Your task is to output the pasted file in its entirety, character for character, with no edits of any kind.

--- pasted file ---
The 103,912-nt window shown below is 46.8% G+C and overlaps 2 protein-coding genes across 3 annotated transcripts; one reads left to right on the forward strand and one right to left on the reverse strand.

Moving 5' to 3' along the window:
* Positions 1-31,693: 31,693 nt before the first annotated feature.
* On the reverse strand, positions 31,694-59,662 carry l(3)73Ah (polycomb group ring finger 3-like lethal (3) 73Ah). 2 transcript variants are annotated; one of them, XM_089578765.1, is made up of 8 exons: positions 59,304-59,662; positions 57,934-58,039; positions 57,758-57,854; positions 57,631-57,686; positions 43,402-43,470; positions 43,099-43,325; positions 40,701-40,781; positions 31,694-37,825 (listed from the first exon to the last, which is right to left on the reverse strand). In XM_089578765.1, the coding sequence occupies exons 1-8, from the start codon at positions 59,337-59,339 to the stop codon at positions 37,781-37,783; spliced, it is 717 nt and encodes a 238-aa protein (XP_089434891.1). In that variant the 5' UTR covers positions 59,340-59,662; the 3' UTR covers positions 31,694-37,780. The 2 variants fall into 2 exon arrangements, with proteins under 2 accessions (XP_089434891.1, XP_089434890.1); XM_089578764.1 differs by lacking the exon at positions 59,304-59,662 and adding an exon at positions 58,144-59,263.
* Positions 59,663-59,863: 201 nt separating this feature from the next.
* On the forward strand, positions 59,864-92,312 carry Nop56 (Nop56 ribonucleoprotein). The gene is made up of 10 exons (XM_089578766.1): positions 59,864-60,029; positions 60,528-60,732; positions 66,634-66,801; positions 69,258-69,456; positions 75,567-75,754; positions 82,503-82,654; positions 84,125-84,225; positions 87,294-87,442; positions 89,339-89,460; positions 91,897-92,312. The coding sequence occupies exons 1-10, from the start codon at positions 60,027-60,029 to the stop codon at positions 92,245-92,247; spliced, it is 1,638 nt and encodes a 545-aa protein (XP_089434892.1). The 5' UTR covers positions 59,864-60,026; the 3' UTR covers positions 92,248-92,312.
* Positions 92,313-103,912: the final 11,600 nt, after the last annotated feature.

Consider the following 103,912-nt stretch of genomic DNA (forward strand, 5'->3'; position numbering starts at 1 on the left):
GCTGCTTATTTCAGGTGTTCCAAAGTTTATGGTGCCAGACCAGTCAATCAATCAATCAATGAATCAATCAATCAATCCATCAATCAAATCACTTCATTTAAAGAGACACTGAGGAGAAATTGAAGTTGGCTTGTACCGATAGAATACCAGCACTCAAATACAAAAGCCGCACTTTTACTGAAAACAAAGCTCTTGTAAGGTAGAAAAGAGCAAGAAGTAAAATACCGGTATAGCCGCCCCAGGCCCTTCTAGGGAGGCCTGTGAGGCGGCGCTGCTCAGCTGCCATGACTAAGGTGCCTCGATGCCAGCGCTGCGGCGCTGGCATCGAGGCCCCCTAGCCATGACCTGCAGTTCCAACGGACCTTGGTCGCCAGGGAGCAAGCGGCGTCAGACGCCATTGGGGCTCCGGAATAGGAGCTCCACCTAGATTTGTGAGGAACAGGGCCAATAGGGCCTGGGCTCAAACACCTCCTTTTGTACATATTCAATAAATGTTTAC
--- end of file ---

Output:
The 103,912-nt window shown below is 46.8% G+C and overlaps 2 protein-coding genes across 3 annotated transcripts; one reads left to right on the forward strand and one right to left on the reverse strand.

Moving 5' to 3' along the window:
* Positions 1-31,693: 31,693 nt before the first annotated feature.
* On the reverse strand, positions 31,694-59,662 carry l(3)73Ah (polycomb group ring finger 3-like lethal (3) 73Ah). 2 transcript variants are annotated; one of them, XM_089578765.1, is made up of 8 exons: positions 59,304-59,662; positions 57,934-58,039; positions 57,758-57,854; positions 57,631-57,686; positions 43,402-43,470; positions 43,099-43,325; positions 40,701-40,781; positions 31,694-37,825 (listed from the first exon to the last, which is right to left on the reverse strand). In XM_089578765.1, the coding sequence occupies exons 1-8, from the start codon at positions 59,337-59,339 to the stop codon at positions 37,781-37,783; spliced, it is 717 nt and encodes a 238-aa protein (XP_089434891.1). In that variant the 5' UTR covers positions 59,340-59,662; the 3' UTR covers positions 31,694-37,780. The 2 variants fall into 2 exon arrangements, with proteins under 2 accessions (XP_089434891.1, XP_089434890.1); XM_089578764.1 differs by lacking the exon at positions 59,304-59,662 and adding an exon at positions 58,144-59,263.
* Positions 59,663-59,863: 201 nt separating this feature from the next.
* On the forward strand, positions 59,864-92,312 carry Nop56 (Nop56 ribonucleoprotein). The gene is made up of 10 exons (XM_089578766.1): positions 59,864-60,029; positions 60,528-60,732; positions 66,634-66,801; positions 69,258-69,456; positions 75,567-75,754; positions 82,503-82,654; positions 84,125-84,225; positions 87,294-87,442; positions 89,339-89,460; positions 91,897-92,312. The coding sequence occupies exons 1-10, from the start codon at positions 60,027-60,029 to the stop codon at positions 92,245-92,247; spliced, it is 1,638 nt and encodes a 545-aa protein (XP_089434892.1). The 5' UTR covers positions 59,864-60,026; the 3' UTR covers positions 92,248-92,312.
* Positions 92,313-103,912: the final 11,600 nt, after the last annotated feature.

Consider the following 103,912-nt stretch of genomic DNA (forward strand, 5'->3'; position numbering starts at 1 on the left):
GCTGCTTATTTCAGGTGTTCCAAAGTTTATGGTGCCAGACCAGTCAATCAATCAATCAATGAATCAATCAATCAATCCATCAATCAAATCACTTCATTTAAAGAGACACTGAGGAGAAATTGAAGTTGGCTTGTACCGATAGAATACCAGCACTCAAATACAAAAGCCGCACTTTTACTGAAAACAAAGCTCTTGTAAGGTAGAAAAGAGCAAGAAGTAAAATACCGGTATAGCCGCCCCAGGCCCTTCTAGGGAGGCCTGTGAGGCGGCGCTGCTCAGCTGCCATGACTAAGGTGCCTCGATGCCAGCGCTGCGGCGCTGGCATCGAGGCCCCCTAGCCATGACCTGCAGTTCCAACGGACCTTGGTCGCCAGGGAGCAAGCGGCGTCAGACGCCATTGGGGCTCCGGAATAGGAGCTCCACCTAGATTTGTGAGGAACAGGGCCAATAGGGCCTGGGCTCAAACACCTCCTTTTGTACATATTCAATAAATGTTTAC